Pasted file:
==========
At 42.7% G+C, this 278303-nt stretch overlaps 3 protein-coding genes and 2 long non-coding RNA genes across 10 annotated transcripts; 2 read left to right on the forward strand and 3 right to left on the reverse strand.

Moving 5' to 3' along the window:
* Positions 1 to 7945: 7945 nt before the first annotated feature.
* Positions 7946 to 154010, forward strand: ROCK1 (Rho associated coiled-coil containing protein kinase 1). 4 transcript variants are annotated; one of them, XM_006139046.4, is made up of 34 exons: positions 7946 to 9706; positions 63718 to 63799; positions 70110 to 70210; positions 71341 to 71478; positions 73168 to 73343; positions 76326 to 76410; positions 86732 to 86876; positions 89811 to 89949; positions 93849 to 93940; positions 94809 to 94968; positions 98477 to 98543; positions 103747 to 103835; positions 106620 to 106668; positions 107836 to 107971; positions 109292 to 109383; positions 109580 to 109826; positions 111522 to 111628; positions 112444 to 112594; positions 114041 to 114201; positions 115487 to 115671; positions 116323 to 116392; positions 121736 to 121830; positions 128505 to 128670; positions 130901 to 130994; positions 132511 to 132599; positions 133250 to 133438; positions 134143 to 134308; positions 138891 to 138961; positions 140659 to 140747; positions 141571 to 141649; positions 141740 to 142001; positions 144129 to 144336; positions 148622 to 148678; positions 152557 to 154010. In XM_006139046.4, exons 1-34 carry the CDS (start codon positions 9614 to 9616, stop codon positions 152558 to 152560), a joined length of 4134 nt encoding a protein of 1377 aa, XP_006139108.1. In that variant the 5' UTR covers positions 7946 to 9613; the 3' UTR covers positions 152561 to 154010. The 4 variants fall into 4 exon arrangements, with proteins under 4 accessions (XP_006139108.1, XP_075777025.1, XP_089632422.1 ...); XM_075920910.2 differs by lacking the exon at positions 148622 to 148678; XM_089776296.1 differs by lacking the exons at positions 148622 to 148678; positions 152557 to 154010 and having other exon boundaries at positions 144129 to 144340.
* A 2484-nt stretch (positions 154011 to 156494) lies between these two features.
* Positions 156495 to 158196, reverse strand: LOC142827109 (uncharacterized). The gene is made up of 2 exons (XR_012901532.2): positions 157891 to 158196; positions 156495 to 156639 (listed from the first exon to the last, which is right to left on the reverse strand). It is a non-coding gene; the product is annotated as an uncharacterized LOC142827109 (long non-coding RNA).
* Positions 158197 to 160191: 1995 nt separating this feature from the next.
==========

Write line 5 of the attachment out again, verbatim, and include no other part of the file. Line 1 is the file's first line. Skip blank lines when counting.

* A 2484-nt stretch (positions 154011 to 156494) lies between these two features.